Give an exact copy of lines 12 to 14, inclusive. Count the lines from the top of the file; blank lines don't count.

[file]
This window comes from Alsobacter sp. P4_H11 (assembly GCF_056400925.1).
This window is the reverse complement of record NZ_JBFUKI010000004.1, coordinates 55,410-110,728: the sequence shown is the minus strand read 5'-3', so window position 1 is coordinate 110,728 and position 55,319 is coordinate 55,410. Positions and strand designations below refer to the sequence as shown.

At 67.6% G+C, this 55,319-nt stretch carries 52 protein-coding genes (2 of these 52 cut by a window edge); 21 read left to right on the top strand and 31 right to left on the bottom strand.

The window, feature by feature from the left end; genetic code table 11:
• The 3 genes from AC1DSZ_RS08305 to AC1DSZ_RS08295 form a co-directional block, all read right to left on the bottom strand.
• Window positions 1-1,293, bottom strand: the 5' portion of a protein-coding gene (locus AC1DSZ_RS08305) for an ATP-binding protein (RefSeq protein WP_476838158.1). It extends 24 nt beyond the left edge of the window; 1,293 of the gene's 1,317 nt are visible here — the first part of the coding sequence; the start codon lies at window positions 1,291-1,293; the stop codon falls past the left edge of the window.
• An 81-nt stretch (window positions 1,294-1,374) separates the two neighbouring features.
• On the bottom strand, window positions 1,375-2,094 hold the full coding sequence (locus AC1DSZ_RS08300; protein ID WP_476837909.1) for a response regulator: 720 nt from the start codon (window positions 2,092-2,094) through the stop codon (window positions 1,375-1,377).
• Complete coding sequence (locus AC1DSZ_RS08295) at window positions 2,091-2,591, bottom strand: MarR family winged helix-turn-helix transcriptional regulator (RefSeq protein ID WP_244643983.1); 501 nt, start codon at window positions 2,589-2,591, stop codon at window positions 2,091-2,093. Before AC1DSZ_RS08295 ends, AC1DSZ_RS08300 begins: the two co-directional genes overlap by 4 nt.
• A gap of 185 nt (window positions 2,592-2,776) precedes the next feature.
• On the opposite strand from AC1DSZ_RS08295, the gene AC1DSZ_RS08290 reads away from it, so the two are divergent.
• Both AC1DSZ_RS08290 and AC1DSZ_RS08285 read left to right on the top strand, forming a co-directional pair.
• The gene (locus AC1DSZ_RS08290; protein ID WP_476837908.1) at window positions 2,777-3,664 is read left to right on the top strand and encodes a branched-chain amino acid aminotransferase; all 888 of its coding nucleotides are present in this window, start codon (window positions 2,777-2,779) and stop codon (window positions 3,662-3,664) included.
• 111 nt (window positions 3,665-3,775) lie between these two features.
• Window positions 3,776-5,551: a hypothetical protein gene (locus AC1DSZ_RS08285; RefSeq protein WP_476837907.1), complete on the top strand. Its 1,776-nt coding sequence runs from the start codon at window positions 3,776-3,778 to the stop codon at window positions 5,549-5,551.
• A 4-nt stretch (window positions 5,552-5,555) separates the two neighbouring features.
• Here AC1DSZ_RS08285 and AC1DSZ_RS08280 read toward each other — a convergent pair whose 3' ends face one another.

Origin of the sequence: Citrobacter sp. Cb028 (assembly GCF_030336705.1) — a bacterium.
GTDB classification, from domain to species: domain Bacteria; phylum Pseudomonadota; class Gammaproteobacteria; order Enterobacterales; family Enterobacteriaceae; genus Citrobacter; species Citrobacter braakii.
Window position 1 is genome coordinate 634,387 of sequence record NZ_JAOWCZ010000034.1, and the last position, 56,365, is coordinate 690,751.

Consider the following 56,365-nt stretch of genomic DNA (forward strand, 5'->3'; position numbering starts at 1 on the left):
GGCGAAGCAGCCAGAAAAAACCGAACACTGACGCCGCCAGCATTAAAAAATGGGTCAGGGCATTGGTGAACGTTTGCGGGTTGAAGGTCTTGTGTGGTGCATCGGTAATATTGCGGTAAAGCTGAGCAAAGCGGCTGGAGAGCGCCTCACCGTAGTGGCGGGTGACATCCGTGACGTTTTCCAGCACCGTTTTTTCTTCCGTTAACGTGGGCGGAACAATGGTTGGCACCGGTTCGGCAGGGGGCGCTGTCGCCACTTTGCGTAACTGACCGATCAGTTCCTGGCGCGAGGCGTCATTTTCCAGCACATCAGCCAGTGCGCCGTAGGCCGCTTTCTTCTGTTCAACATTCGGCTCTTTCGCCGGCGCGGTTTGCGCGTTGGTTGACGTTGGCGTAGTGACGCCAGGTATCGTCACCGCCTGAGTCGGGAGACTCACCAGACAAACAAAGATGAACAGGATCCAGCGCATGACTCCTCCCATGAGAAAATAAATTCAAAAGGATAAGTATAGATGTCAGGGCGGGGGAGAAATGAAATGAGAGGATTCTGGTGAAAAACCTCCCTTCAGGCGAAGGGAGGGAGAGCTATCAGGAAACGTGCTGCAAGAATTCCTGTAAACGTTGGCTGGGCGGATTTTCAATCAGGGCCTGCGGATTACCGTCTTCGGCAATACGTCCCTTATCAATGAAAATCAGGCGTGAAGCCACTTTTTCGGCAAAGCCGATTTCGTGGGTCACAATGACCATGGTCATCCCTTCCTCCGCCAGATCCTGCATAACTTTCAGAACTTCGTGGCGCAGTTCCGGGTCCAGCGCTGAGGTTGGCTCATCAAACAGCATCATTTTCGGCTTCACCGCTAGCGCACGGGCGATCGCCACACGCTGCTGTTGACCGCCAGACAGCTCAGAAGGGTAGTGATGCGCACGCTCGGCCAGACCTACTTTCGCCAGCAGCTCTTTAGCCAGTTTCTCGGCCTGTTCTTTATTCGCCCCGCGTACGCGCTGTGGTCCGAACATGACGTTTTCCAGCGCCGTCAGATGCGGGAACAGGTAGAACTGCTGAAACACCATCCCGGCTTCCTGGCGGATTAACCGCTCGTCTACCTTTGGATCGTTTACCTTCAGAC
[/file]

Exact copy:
• Both AC1DSZ_RS08290 and AC1DSZ_RS08285 read left to right on the top strand, forming a co-directional pair.
• The gene (locus AC1DSZ_RS08290; protein ID WP_476837908.1) at window positions 2,777-3,664 is read left to right on the top strand and encodes a branched-chain amino acid aminotransferase; all 888 of its coding nucleotides are present in this window, start codon (window positions 2,777-2,779) and stop codon (window positions 3,662-3,664) included.
• 111 nt (window positions 3,665-3,775) lie between these two features.